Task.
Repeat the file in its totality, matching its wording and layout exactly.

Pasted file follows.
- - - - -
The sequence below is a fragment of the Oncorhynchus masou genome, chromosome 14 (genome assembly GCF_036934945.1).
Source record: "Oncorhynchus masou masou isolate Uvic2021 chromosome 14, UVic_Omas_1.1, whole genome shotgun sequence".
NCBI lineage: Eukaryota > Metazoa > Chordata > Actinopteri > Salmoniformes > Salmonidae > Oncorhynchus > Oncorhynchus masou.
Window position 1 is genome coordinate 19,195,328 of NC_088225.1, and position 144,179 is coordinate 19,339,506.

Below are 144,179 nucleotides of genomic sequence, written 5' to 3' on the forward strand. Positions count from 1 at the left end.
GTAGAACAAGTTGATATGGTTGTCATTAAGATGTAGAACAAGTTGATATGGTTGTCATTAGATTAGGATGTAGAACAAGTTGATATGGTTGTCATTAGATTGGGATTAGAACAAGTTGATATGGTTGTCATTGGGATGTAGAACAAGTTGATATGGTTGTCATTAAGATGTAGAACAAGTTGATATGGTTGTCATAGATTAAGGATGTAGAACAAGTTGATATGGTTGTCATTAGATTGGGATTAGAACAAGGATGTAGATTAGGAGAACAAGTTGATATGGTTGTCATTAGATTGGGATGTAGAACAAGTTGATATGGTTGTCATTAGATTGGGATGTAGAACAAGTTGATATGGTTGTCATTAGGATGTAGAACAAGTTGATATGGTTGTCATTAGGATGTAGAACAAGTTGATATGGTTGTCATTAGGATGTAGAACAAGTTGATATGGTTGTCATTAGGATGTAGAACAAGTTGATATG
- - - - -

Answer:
The sequence below is a fragment of the Oncorhynchus masou genome, chromosome 14 (genome assembly GCF_036934945.1).
Source record: "Oncorhynchus masou masou isolate Uvic2021 chromosome 14, UVic_Omas_1.1, whole genome shotgun sequence".
NCBI lineage: Eukaryota > Metazoa > Chordata > Actinopteri > Salmoniformes > Salmonidae > Oncorhynchus > Oncorhynchus masou.
Window position 1 is genome coordinate 19,195,328 of NC_088225.1, and position 144,179 is coordinate 19,339,506.

Below are 144,179 nucleotides of genomic sequence, written 5' to 3' on the forward strand. Positions count from 1 at the left end.
GTAGAACAAGTTGATATGGTTGTCATTAAGATGTAGAACAAGTTGATATGGTTGTCATTAGATTAGGATGTAGAACAAGTTGATATGGTTGTCATTAGATTGGGATTAGAACAAGTTGATATGGTTGTCATTGGGATGTAGAACAAGTTGATATGGTTGTCATTAAGATGTAGAACAAGTTGATATGGTTGTCATAGATTAAGGATGTAGAACAAGTTGATATGGTTGTCATTAGATTGGGATTAGAACAAGGATGTAGATTAGGAGAACAAGTTGATATGGTTGTCATTAGATTGGGATGTAGAACAAGTTGATATGGTTGTCATTAGATTGGGATGTAGAACAAGTTGATATGGTTGTCATTAGGATGTAGAACAAGTTGATATGGTTGTCATTAGGATGTAGAACAAGTTGATATGGTTGTCATTAGGATGTAGAACAAGTTGATATGGTTGTCATTAGGATGTAGAACAAGTTGATATG